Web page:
Need a New Year’s Resolution?

NB: No payment has been made for this post (see below for details).
It’s just a service I’d like to tell you about and advise you to use.

If you want to make a change, why not make it now? Whether it’s Monday, March or May. I mean, why wait? If it’s worth doing, do it. Right?

We’re not all that way inclined though. And some might talk the talk, but not follow through by walking the proverbial walk.
Some people might need a bit of a kick up the butt, and they might be crouched hopefully with their back to New Year’s Eve, because January 1st might be the swinging foot they have been waiting for.

Whichever category you fall into (and for most Capetonians, my experience says you are in the one awaiting the boot), here’s a good idea for something worthwhile that you can do with many, many benefits.

Recycling. It’s all the rage and you may have heard of it before. But while it sounds like a great idea (and it is a great idea), it’s actually a bit of a shlep to do. And so you don’t do it.

What I’m suggesting to you is different.
What I’m suggesting to you is Recycling with Mr Recycle

Mr Recycle: the website.

Check the name, bru. It’s like he was born into the trade.

Mr Recycle picks up your recycling each and every week (we’ve been using him for several years now and he is the most reliable regular service I’ve experienced in Cape Town) and takes it to the local recycling facility for you. All you have to do is bag your recycling up and pop it outside your door on the relevant day. It disappears in the early evening without you even knowing and goes where it can be reused, instead of choking a seal.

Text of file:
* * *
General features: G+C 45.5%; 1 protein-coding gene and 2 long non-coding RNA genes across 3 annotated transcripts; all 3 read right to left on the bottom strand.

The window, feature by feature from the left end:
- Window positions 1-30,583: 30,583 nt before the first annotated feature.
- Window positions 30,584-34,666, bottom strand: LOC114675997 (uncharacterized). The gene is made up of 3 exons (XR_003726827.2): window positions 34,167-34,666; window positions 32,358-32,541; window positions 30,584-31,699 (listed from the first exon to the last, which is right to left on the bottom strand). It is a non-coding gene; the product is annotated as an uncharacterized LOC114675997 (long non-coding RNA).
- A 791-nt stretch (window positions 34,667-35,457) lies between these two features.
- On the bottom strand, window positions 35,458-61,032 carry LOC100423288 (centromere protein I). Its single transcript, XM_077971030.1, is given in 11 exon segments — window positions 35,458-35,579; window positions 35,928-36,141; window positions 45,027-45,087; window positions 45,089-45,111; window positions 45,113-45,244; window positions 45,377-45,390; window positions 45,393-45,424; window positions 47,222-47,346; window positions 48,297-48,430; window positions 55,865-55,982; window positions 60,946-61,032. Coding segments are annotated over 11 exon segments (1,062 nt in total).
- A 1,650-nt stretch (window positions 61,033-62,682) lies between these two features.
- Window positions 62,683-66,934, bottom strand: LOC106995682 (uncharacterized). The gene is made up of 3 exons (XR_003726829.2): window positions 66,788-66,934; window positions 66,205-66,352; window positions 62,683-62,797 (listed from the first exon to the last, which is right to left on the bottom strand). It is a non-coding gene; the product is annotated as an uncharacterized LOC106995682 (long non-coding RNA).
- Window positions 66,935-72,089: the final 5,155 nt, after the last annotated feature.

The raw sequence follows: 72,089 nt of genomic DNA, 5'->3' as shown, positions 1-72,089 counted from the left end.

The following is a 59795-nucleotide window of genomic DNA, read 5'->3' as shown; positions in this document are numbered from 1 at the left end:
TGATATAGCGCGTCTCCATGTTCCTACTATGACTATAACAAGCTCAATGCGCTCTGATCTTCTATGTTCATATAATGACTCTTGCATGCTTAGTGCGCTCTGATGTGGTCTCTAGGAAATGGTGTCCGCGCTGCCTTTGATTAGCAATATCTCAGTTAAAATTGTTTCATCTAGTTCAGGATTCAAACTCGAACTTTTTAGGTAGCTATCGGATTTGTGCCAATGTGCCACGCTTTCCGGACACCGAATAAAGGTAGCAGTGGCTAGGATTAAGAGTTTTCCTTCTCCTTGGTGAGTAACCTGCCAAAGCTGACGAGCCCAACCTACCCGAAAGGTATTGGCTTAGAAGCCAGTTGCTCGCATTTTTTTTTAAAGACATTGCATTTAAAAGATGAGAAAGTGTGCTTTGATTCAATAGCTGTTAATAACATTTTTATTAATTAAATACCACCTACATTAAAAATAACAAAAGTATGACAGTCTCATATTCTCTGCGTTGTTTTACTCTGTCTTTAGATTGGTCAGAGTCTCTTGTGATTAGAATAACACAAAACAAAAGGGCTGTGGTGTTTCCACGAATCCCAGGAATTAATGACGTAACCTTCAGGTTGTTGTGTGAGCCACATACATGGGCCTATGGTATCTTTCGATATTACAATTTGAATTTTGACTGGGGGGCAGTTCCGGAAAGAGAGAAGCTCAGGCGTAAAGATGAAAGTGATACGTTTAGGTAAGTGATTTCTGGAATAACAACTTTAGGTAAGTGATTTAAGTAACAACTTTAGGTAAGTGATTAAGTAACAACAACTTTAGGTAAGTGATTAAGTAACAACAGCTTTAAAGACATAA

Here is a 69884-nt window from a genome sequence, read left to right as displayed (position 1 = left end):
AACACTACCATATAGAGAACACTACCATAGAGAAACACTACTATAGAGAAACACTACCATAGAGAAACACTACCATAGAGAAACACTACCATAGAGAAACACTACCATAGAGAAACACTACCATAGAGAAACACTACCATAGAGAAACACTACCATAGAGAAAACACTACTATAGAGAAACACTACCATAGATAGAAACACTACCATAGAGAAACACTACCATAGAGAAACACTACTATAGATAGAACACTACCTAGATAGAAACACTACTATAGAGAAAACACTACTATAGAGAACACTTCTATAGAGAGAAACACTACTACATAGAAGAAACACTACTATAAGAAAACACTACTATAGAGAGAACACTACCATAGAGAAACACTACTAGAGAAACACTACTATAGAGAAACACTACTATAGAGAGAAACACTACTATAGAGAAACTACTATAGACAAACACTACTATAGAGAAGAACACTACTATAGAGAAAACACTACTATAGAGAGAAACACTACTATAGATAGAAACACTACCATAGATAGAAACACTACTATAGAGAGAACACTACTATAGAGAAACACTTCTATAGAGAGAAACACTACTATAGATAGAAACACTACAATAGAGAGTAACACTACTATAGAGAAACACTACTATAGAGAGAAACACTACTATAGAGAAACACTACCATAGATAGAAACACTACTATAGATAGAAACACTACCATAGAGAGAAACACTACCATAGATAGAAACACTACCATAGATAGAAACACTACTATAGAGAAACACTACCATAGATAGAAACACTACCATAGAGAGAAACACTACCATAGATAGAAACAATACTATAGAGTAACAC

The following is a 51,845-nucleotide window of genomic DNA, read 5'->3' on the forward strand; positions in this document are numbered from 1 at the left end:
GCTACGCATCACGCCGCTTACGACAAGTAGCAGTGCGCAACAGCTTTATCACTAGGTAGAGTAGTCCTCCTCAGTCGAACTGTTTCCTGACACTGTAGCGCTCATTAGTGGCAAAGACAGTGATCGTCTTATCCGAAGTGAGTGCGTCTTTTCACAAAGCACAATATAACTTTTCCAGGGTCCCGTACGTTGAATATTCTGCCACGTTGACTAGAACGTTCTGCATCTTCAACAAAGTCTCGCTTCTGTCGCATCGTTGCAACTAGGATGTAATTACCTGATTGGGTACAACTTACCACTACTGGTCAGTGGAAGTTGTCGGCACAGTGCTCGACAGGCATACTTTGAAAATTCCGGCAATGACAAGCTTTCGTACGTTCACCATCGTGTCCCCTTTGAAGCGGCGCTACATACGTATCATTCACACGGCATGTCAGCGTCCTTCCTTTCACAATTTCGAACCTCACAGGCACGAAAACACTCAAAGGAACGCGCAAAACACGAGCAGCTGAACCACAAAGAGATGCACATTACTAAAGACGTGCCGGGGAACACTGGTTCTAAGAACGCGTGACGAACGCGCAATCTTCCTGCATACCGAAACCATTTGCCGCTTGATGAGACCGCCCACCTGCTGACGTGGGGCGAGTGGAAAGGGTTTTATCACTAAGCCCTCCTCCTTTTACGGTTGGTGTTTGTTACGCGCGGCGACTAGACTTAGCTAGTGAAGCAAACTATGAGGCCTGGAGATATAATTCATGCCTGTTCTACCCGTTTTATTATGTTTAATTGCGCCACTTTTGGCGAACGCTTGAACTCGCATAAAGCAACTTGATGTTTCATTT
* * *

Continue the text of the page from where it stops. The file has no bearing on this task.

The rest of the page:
It’s so easy.

Prices start at a frankly ridiculous R25 a week. And yes, there are terms and conditions to protect both you and Mr Recycle, but it’s hardly rocket surgery, guys.

I’m not being paid in cash or kind to write this, even though I sound like an influencer desperately trying to promote a local hotel in order to be able to desperately promote another local hotel next week. There’s nothing in it for me, but Mr Recycle has just picked up our recycling bang on time again and without any fuss. This guy has helped us to reduce our landfill to less than half a bin a week for a family of four and I think it’s a no-brainer if you’re looking for a worthwhile initiative to support in 2019.

Everyone wins.

Please spread this post far and wide (within Cape Town) and tell your friends to use Mr Recycle – REGISTER HERE – to get their recycling recycled.

Message ends.

Ecobrick

I said that I was going to try to use less plastic this year. But that doesn’t mean that I’ll be able to stop using plastic altogether. Don’t be daft. Plastic is ubiquitous.
Where I can then, I’ll make appropriate and sensible choices, but it’s inevitable that I will still use some plastic.

We’ve been recycling our plastic, glass and paper waste for several years already, but now I’ve come across another way to recycle our plastic waste.

Step forward, the Ecobrick:

What are Ecobricks?
Ecobricks are low cost, thermally insulating bricks that are made by simply compressing unrecyclable plastic into 2L bottles.
Why we’re in love with them
Making ecobricks is a way to save the environment whilst supporting a needy community from the comfort of your kitchen counter.
What do we do with Ecobricks?
Affordable housing for you and me
Raised beds for our gardens
Benches for parks and gardens
Boundary walls
Temporary exhibition structures

And it really is as easy as poking plastic packaging into a 2 litre Coke bottle (make sure you drink the Coke before you start poking) (messy otherwise).

It’s easy, fun and actually quite addictive. You’ll be amazed how much plastic disappears into one of these bottles once you squish it in a bit. It’s like an inverse Magic Porridge Pot – there always seems to be space for more.

And once you’ve made a few, you simply drop them off at one of the Ecobrick Exchange handy hippie drop off points in Cape Town, Johannesbeagle, Pretoria or Mordor Port Elizabeth:

Or you can build something yourself.

It’s a great, safe, fun and simple way to involve the kids in recycling, and you’re actually doing something good with all that nasty plastic.